Home Soft tissue infections Necrotizing infections

Necrotizing infections

474
0

Necrotizing soft-tissue infections (NSTIs) are life-threatening, invasive, soft-tissue infections with a necrotizing component involving any or all layers of the soft-tissue compartment, from the superficial dermis and subcutaneous tissue to the deeper fascia and muscle. The latter is most commonly called “necrotizing fasciitis”

DIAGNOSIS

Delay in diagnosis and delay in treatment of these infections increase the risk of mortality.
Local signs
• Edema
• Erythema
• Severe and crescendo pain out of proportion
• Skin bullae or necrosis (at later stage)
• Swelling or tenderness
• Crepitus

Systemic signs:
• Fever
• Tachycardia
• Hypotension
• Shock

A rapidly progressive soft-tissue infection should be treated as a necrotizing infection, from the beginning. The clinical picture may worsen very quickly, sometimes during a few hours.

Lrinec score
Laboratory Risk Indicator for Necrotizing Fasciitis

Variable (units) Score points
C-Reactive Protein (CRP) (mg/L)
<150 0
≥150 4
White blood cell count (per mm3)
<15 0
15-25 1
>25 2
Hemoglobin (g/dl)
>13.6 0
11-13.5 1
<10.9 2
Serum Sodium (mmol/L)
≥135 0
<135 2
Serum Creatinine (mg/dl) 0
≤1.6 0
>1.6 2
Serum Glucose (mg/dl)
≤180 0
>180 1

 

With a score of 8 or higher, there is a 75% risk of a necrotizing infection.

Imaging
• CT
• MRI
• US

Computed tomography (CT) has a higher sensitivity than plain radiography in identifying early necrotizing infections. Findings consistent with necrotizing infections are fat stranding, fluid and gas collections that dissect along fascial planes, and gas in the involved soft tissues. Additionally, fascial thickening and non-enhancing fascia on contrast CT suggests fascial necrosis.
Magnetic resonance imaging (MRI) has been the imaging modality of choice for necrotizing fasciitis. However, MRI may be difficult to perform under emergency conditions and is not recommended as the first-choice imaging technique.
Ultrasound has the advantage of being rapidly performed at bedside and may be helpful in differentiating simple cellulitis from necrotizing infections.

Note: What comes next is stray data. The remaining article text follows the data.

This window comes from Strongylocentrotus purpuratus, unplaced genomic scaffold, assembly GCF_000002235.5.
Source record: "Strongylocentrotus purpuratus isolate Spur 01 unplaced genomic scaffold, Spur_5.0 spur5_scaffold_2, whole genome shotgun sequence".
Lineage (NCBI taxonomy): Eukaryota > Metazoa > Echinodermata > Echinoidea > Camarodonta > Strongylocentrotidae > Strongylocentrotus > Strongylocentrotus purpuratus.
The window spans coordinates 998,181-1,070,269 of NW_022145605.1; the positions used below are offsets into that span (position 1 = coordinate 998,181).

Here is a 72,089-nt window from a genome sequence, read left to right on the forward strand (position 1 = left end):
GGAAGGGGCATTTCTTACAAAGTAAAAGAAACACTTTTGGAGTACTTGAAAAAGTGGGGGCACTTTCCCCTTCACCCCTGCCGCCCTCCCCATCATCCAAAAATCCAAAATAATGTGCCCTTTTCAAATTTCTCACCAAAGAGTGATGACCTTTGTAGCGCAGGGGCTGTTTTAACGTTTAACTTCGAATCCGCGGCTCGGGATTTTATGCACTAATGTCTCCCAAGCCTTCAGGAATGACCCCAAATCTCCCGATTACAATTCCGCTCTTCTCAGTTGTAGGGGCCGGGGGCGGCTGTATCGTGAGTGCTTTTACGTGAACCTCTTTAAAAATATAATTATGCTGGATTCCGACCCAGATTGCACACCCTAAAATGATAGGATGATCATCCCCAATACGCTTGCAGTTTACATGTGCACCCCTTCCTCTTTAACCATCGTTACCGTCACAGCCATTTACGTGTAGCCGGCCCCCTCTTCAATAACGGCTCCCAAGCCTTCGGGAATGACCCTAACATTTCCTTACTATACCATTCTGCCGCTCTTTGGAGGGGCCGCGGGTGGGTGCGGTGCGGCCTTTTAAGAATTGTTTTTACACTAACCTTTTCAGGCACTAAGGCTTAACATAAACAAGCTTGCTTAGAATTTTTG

TREATMENT

Surgical source control as soon as possible, but at least within the first 12 h after admission
and
Antibiotic therapy

Empiric antibiotic regimens. Normal renal function
The initial empirical antibiotic regimen should comprise broad-spectrum drugs including anti-MRSA and anti-Gram-negative coverage. Antitoxin active antibiotics such as clindamycin or linezolid should be included in the empirical antibiotic regimen of necroticzing infections.

In stable patients
Amoxicillin/Clavulanate 1,2-2,2 g 6-hourly
+
Clindamycin 600 mg 6-hourly

In unstable patients
One of the following antibiotics
Piperacillin/tazobactam 4.5 g 6-hourly
Meropenem 1 g 8-hourly
Imipenem/Cilastatin500 mg 6-hourly
+
One of the following antibiotics
Linezolid 600 mg 12-hourly
Tedizolid 200 mg 24-hourly
or
If another anti MRSA-antibiotic is used
One of the following antibiotics
Vancomycin 25–30 mg/kg loading dose then 15–20 mg/kg/dose 8-hourly
Teicoplanin LD 12 mg/kg 12-hourly for 3 doses, then 6 mg/kg 12-hourly
Daptomycin 6-8 mg/kg 24-hourly*
Televancin 10 mg/kg 24-hourly
+
Clindamycin 600 mg 6-hourly
+
One of the following antibiotics
Piperacillin/tazobactam 4.5 g 6-hourly
Meropenem 1 g 8-hourly
Imipenem/Cilastatin 500 mg 6-hourly

* Approved at the dosage of 4 mg/kg/24 h, it is currently used at higher dosages